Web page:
Talking through and considering the ways in which drones are going to have an impact on a particular industry is always fun. Whether that’s around controlling a drone in an incredibly innovative way or how they’ll impact the approach around maintenance and repair, the future of the industry is both bright and exciting.

However, talking about that future at the expense of the present can be troublesome, because it’s even more important for professionals to see and understand how drones can make an impact right now. Being able to tell the story around what that looks like for individuals and organizations has been a priority for our site, but a recent case study from Kespry quantifies the real world impact one organization was able to see in unambiguous detail.

johndavenportThe Whitaker Drone Stockpile Cost Savings report lays out how and why the company was able to save time and money by using a drone. They saw a 22% reduction in cost while being able to inspect stockpiles twice as frequently in far less overall time. That’s without even considering the safety impact drones made for the people who previously had been putting themselves in harm’s way to gather that same info. It was a difference John Davenport saw and experienced in multiple ways, and I was able to connect with him for an in-depth interview to explore some of those specifics.


Jeremiah Karpowicz: Tell us a little bit about the sort of work you do with Whitaker Contracting. What kind of services do you offer?

John Davenport : Whitaker Contracting and our sister company, Madison Materials, are a third generation family owned business that's been around for almost 60 years. We do site work, subdivisions, roadway, airport – you name it. We build buildings and we do a lot of paving work for the Alabama Departments of Transportation. We have quarries and manufacture our own materials. What don't we do is the real question.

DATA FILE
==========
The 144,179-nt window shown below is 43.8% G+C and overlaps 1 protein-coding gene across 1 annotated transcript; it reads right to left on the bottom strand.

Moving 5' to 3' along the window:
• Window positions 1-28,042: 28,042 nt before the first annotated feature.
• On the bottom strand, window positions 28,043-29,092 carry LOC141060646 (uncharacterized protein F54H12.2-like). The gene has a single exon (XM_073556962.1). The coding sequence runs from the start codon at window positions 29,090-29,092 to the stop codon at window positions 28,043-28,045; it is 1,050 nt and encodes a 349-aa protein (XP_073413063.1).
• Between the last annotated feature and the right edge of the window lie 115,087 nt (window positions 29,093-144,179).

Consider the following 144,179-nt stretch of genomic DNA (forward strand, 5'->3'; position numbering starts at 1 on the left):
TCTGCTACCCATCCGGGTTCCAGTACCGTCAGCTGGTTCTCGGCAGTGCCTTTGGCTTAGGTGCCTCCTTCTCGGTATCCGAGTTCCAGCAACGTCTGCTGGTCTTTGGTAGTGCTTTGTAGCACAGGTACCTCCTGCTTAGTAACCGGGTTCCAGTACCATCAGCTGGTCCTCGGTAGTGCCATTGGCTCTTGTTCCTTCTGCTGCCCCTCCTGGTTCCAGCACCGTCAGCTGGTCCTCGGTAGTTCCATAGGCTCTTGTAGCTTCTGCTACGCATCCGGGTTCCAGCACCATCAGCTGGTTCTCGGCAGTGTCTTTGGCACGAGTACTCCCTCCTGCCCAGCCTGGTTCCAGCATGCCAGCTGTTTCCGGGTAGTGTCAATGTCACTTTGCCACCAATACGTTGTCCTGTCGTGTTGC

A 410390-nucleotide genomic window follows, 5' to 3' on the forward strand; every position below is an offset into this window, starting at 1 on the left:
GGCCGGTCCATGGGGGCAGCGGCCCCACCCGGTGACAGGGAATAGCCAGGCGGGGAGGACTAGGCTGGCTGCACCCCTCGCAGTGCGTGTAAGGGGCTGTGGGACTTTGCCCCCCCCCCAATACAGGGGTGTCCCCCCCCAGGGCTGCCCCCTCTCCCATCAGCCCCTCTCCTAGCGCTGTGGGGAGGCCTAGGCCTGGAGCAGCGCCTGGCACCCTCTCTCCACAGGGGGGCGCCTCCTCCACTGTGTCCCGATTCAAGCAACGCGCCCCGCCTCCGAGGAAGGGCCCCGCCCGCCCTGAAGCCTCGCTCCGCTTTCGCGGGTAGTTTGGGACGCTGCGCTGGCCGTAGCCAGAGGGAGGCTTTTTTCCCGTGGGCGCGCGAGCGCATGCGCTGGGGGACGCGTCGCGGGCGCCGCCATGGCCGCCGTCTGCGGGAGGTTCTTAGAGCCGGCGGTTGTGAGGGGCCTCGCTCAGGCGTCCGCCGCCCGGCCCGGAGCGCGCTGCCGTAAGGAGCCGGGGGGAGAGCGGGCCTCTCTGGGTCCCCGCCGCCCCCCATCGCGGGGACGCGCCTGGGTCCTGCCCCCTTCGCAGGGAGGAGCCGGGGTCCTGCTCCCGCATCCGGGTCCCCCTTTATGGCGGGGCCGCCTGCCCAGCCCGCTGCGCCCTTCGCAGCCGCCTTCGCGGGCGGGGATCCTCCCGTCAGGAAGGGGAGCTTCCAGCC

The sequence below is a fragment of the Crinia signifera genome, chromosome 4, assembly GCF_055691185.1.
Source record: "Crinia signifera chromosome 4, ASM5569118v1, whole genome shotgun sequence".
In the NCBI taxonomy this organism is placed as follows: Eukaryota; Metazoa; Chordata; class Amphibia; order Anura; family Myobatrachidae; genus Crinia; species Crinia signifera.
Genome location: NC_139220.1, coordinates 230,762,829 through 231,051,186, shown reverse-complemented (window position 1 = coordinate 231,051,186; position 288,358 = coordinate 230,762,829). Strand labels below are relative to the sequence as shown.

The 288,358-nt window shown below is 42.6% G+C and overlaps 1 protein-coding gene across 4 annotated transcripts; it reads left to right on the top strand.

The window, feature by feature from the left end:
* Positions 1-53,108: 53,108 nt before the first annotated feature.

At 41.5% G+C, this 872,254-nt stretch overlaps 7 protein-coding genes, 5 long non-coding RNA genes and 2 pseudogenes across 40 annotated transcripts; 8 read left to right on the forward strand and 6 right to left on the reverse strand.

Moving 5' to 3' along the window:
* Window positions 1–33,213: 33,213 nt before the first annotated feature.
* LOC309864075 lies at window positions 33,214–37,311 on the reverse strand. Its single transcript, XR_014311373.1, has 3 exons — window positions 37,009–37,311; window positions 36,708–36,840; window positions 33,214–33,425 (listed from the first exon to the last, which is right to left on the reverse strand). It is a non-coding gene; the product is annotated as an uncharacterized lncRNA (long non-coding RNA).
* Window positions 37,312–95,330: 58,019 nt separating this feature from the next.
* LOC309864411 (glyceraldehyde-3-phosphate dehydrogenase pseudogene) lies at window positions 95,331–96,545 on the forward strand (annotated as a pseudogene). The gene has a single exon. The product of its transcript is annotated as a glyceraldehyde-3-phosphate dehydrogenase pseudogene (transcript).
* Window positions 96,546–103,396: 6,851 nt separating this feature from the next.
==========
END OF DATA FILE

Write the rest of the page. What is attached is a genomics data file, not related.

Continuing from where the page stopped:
Can you talk about how developments and advances in technology have changed the industry and the approach you’re able to take on a daily basis?

I'm fortunate because back when I started in the business, it was before electronic distance meters. I started surveying before there was any of that, so I remember when we pulled a still tape. We used plumbobs. I've had the opportunity to see a lot of changes, and that's not just counting the very recent changes. In terms of how it affects our day-to-day life, that's like asking what it was like before cell phones were around. How did anyone get around before there was a car? That's the level at which it impacts us.

Today, when we get a job I can go in and build a 3D model of it. We can then load it into a dozer and it gets real time coordinates, so the dozer goes out there and knows exactly where it's at and cuts to grade, etc. If a picture is worth 1,000 words then a 3D picture like we get with these drones is worth 10,000 words.

It's almost unimaginable to think of what it meant to work without these tools, and that's even after having lived through that reality. I know what it means to work without things like an electronic distance meter or even a drone, and yet it's hard for me to look at all of that and really quantify the difference. We obviously managed to get things done in that world, but the levels of efficiency and effectiveness we can see today by using them are just incredible to think about.